lap-dancing club in a beautiful market town, the wishes of local people have absolutely no weight in planning law. Does the Prime Minister agree that it is time we amended planning law, so that, when catastrophic applications come forward that
blight the environment people live in and which greatly distress them, their views and voice are heard?
David Cameron (Prime Minister; Witney, Conservative):
My hon. Friend speaks for many people about the frustration that the planning system can sometimes deliver. I would make two points about where we are making progress. First, we have changed the licensing laws to give the planners greater power
to alter licences, and I believe that that can apply to the sorts of premises to which she refers. Secondly, of course, under our plans, people can write neighbourhood plans, which give far greater control to residents over the shape of their
future community. I encourage her, however, to take up the specific issue with the Department for Communities and Local Government, to see whether there is more that we can do.
A lap-dancing club has opened in the centre of a Bedfordshire market town despite widespread nutter opposition.
A small protest was held outside Shayler's Club in Ampthill on Friday night as it opened for a VIP event.
Councillor Brian Spurr said in the end the council had no choice but to grant it a licence. He added that conditions had been imposed on the club before it could open, including no advertising signs, and its manager - John Shaylor - had kept to
I'm just hoping that people don't actually go there, then it will close, said Spurr.
Shayler said earlier this year that his purpose was not to upset the people of Ampthill but to put a building he owned back into
A policy that effectively bans sexual entertainment venues and sex cinemas in the town of Central Bedfordshire has been adopted by the council's Licensing Committee.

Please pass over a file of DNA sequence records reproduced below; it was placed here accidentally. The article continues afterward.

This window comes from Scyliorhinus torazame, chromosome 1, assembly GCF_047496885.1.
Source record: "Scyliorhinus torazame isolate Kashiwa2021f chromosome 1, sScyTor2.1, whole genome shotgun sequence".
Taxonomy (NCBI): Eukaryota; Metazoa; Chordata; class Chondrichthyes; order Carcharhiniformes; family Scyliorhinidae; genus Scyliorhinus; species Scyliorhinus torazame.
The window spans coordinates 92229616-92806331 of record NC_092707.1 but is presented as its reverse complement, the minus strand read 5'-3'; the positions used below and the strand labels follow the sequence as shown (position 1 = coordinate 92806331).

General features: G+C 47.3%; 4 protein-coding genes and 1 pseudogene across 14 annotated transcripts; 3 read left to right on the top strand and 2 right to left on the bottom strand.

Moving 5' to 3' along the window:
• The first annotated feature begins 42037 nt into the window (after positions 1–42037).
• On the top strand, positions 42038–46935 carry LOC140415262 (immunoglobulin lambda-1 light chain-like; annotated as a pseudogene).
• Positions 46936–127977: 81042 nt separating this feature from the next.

An initial telephone survey of 1,123 residents resulted in 63% of respondents saying they did not believe licences for sexual entertainment venues should be granted in their local area. More specifically, the results revealed that at least 80% of
respondents were opposed to sex entertainment venues operating in the vicinity of religious buildings, schools, residential areas and places frequented by children and families. A public consultation on the draft policy showed similar opinions
about the locality of sex establishments.
The new policy bans sex establishments (sexual entertainment venues and sex cinemas only, not sex shops) within 500m of the more or less everywhere:
Schools, nurseries or any other premises substantially used by or for children under 18 years of age Areas frequented by children and families, eg. tourist attractions Residential areas Parks or other recreational areas used by or for children
under 1 years of age Areas frequented by vulnerable adults, eg. care homes Areas associated with family leisure and retail Community buildings Churches or other places of religious worship